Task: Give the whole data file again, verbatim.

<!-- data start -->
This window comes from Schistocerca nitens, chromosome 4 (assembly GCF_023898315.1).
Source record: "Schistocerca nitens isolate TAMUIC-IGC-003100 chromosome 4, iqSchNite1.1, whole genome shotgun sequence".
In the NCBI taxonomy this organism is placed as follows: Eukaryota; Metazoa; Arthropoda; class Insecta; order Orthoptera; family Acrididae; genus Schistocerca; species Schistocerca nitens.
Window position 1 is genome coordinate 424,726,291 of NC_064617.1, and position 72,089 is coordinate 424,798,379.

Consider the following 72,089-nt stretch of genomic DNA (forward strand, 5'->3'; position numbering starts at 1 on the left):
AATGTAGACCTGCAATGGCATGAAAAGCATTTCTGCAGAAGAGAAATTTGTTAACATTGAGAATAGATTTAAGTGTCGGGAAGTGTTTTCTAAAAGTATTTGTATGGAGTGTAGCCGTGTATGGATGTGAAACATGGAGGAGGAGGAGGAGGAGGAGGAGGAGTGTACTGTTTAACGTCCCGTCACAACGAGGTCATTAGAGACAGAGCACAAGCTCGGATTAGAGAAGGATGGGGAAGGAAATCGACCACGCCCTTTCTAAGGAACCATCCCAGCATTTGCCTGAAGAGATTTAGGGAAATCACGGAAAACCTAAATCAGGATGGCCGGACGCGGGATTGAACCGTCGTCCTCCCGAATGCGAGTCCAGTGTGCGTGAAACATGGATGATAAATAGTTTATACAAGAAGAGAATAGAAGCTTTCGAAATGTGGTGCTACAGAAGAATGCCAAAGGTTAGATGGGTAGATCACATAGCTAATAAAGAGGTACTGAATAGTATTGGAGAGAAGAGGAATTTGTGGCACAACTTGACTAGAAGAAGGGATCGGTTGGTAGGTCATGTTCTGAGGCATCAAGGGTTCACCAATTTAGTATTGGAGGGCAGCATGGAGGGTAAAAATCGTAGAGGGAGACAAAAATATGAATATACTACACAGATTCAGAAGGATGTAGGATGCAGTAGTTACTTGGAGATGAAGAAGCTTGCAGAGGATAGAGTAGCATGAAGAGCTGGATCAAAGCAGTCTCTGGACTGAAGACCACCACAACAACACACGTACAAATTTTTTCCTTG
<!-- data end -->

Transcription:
This window comes from Schistocerca nitens, chromosome 4 (assembly GCF_023898315.1).
Source record: "Schistocerca nitens isolate TAMUIC-IGC-003100 chromosome 4, iqSchNite1.1, whole genome shotgun sequence".
In the NCBI taxonomy this organism is placed as follows: Eukaryota; Metazoa; Arthropoda; class Insecta; order Orthoptera; family Acrididae; genus Schistocerca; species Schistocerca nitens.
Window position 1 is genome coordinate 424,726,291 of NC_064617.1, and position 72,089 is coordinate 424,798,379.

Consider the following 72,089-nt stretch of genomic DNA (forward strand, 5'->3'; position numbering starts at 1 on the left):
AATGTAGACCTGCAATGGCATGAAAAGCATTTCTGCAGAAGAGAAATTTGTTAACATTGAGAATAGATTTAAGTGTCGGGAAGTGTTTTCTAAAAGTATTTGTATGGAGTGTAGCCGTGTATGGATGTGAAACATGGAGGAGGAGGAGGAGGAGGAGGAGGAGTGTACTGTTTAACGTCCCGTCACAACGAGGTCATTAGAGACAGAGCACAAGCTCGGATTAGAGAAGGATGGGGAAGGAAATCGACCACGCCCTTTCTAAGGAACCATCCCAGCATTTGCCTGAAGAGATTTAGGGAAATCACGGAAAACCTAAATCAGGATGGCCGGACGCGGGATTGAACCGTCGTCCTCCCGAATGCGAGTCCAGTGTGCGTGAAACATGGATGATAAATAGTTTATACAAGAAGAGAATAGAAGCTTTCGAAATGTGGTGCTACAGAAGAATGCCAAAGGTTAGATGGGTAGATCACATAGCTAATAAAGAGGTACTGAATAGTATTGGAGAGAAGAGGAATTTGTGGCACAACTTGACTAGAAGAAGGGATCGGTTGGTAGGTCATGTTCTGAGGCATCAAGGGTTCACCAATTTAGTATTGGAGGGCAGCATGGAGGGTAAAAATCGTAGAGGGAGACAAAAATATGAATATACTACACAGATTCAGAAGGATGTAGGATGCAGTAGTTACTTGGAGATGAAGAAGCTTGCAGAGGATAGAGTAGCATGAAGAGCTGGATCAAAGCAGTCTCTGGACTGAAGACCACCACAACAACACACGTACAAATTTTTTCCTTG